Student Experiences from NAIS’ Student Diversity Leadership Conference

Earlier this month, five Trinity Hall students attended the Student Diversity Leadership Conference (SDLC) hosted by the National Association of Independent Schools (NAIS). Logan C. ‘23, Katie E. ‘23, Isabel M. ‘22, Jacqueline P. ‘24, and Colleen Y. ‘23 spent a week connecting with students virtually and discussing current multicultural issues and concepts. 
 
For over 25 years, NAIS has invited students from around the world to gather for the SDLC to learn how to be leaders for diversity in their communities. During the conference, participants attend workshops, seminars and group sessions that focus on self-reflection and community building. Adult and peer facilitators teach the participants about cross-cultural communication, social justice strategies through dialogue and the arts, and the importance and principles of allyship and networking. Below are takeaways from two of our participants: 
 
Jacqueline P.: “I loved attending the Student Diversity Leadership Conference. One of the key takeaway points I had from the conference was the cycle of oppression. I felt enlightened when I better understood how our society can target certain groups of people and oppress them. Not only that, but I really enjoyed the affinity groups and the movement of silence activity (to be silent and really take in what others say). Using what I learned in the SDLC, some ideas I have for Trinity Hall are speaking about the cycle of oppression and small journaling activities, along with being able to understand the difference between race and ethnicity.”
 
Colleen Y.: “Identity can help us to form worldviews and find commonalities, but when privileges are abused they can quickly become isolating factors. I talked to a lot of different students and gained a world of wisdom from this conference. Towards the end, we came up with ideas for change in the conference. I believe that de-escalation training, shown to us by the organization called Hollaback! that trains people to easily act against harassment without necessarily confronting the perpetrator, would be helpful for our community so that we know how to best help someone facing harassment for their identity. Another idea I had was having a disability pride week activity at Trinity Hall. This would incorporate knowledge of the contributions of disabled individuals to American history and create an understanding of the ableism that our world still faces while engaging the community in friendly competition.”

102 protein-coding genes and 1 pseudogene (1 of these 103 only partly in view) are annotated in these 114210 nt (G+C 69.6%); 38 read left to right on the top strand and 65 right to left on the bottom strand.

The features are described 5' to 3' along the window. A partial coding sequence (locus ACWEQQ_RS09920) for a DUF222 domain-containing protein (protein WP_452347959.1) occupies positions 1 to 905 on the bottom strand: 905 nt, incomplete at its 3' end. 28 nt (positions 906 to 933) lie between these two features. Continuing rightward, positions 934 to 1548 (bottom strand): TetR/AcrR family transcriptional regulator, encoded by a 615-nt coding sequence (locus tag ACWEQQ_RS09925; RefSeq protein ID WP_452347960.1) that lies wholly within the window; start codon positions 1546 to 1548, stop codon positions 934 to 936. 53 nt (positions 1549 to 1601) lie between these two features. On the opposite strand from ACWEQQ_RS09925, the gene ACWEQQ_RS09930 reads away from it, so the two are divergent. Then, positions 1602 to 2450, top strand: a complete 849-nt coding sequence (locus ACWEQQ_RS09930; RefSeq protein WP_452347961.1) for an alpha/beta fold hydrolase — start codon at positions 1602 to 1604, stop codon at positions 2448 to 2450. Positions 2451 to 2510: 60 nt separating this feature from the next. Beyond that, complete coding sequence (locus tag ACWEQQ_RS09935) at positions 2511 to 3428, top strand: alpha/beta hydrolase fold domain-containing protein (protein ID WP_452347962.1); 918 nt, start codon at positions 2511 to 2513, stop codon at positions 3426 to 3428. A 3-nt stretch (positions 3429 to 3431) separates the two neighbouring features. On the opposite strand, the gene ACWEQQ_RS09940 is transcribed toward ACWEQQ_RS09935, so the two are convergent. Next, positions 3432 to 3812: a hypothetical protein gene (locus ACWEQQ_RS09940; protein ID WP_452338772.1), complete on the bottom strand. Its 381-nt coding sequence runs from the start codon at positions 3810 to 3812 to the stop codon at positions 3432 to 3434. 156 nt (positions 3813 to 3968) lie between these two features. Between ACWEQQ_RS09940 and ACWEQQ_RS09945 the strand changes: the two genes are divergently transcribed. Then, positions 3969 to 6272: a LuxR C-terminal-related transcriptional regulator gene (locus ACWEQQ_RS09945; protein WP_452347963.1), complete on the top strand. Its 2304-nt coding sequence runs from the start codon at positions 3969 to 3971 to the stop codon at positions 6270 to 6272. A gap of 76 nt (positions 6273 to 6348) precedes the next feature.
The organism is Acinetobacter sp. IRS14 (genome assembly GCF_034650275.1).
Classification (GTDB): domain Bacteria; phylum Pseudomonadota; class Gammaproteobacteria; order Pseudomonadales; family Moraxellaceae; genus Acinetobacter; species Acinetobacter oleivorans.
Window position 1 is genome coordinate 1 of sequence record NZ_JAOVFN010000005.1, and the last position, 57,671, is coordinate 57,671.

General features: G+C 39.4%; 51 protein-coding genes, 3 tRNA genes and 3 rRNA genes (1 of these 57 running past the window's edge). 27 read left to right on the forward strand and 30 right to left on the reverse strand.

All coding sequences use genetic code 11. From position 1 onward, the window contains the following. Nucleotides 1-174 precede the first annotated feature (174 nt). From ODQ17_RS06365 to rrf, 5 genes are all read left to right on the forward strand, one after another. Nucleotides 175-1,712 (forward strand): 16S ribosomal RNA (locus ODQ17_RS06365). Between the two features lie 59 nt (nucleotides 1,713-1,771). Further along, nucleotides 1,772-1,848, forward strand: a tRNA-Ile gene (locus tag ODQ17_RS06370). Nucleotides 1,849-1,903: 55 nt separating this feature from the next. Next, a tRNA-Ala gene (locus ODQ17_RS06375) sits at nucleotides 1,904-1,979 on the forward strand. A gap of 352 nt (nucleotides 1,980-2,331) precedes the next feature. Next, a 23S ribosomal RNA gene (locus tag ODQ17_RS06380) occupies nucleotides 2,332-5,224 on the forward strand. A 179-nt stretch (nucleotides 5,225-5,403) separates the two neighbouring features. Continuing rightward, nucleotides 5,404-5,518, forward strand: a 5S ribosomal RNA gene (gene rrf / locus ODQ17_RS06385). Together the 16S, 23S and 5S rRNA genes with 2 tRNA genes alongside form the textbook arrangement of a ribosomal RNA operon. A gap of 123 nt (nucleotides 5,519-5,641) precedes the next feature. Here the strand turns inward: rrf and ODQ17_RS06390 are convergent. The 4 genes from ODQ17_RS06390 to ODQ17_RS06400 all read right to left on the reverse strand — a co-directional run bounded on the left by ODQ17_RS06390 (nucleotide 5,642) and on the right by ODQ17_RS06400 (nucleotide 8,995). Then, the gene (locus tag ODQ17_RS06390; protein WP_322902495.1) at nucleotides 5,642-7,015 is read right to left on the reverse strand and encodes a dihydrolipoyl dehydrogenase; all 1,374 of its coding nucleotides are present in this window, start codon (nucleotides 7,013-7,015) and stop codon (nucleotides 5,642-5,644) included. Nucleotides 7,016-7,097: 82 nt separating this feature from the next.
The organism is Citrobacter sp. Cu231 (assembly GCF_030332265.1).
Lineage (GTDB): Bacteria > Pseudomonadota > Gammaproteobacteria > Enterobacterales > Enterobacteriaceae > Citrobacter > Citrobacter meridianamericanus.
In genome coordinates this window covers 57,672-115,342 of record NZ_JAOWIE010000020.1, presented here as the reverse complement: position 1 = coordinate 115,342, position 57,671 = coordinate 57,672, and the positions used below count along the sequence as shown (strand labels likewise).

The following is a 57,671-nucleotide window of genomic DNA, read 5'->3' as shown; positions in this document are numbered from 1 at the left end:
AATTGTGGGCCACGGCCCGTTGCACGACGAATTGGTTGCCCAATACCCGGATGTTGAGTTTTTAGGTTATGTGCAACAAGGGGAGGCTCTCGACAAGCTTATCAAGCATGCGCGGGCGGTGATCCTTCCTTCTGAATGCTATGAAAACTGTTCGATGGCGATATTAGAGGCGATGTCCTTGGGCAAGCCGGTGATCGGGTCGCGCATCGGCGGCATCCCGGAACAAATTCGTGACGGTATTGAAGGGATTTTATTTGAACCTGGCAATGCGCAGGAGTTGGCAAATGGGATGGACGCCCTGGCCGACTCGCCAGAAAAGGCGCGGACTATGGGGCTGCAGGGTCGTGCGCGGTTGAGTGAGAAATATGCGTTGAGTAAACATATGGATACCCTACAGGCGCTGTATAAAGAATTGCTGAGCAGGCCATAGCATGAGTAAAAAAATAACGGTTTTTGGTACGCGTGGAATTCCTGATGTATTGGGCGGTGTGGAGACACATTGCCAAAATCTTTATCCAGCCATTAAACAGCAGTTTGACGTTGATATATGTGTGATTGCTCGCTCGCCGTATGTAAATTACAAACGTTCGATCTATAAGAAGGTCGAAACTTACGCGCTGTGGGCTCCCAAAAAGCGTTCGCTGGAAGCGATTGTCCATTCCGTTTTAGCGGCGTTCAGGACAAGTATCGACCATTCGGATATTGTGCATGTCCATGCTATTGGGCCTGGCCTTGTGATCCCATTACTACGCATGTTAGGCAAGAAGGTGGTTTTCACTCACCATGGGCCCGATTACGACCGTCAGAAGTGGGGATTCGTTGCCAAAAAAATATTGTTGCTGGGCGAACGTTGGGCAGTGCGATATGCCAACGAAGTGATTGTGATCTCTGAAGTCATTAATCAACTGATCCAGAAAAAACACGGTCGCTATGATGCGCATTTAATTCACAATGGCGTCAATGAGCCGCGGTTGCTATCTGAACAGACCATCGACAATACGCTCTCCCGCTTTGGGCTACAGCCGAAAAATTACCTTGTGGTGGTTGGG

The conference gave our students the opportunity to gain global perspectives on relevant issues surrounding diversity, cross-cultural communication, and identity. Our students learned how to take action when it comes to these topics in order to better themselves and the community around them. Learn more about the conference here
 
 
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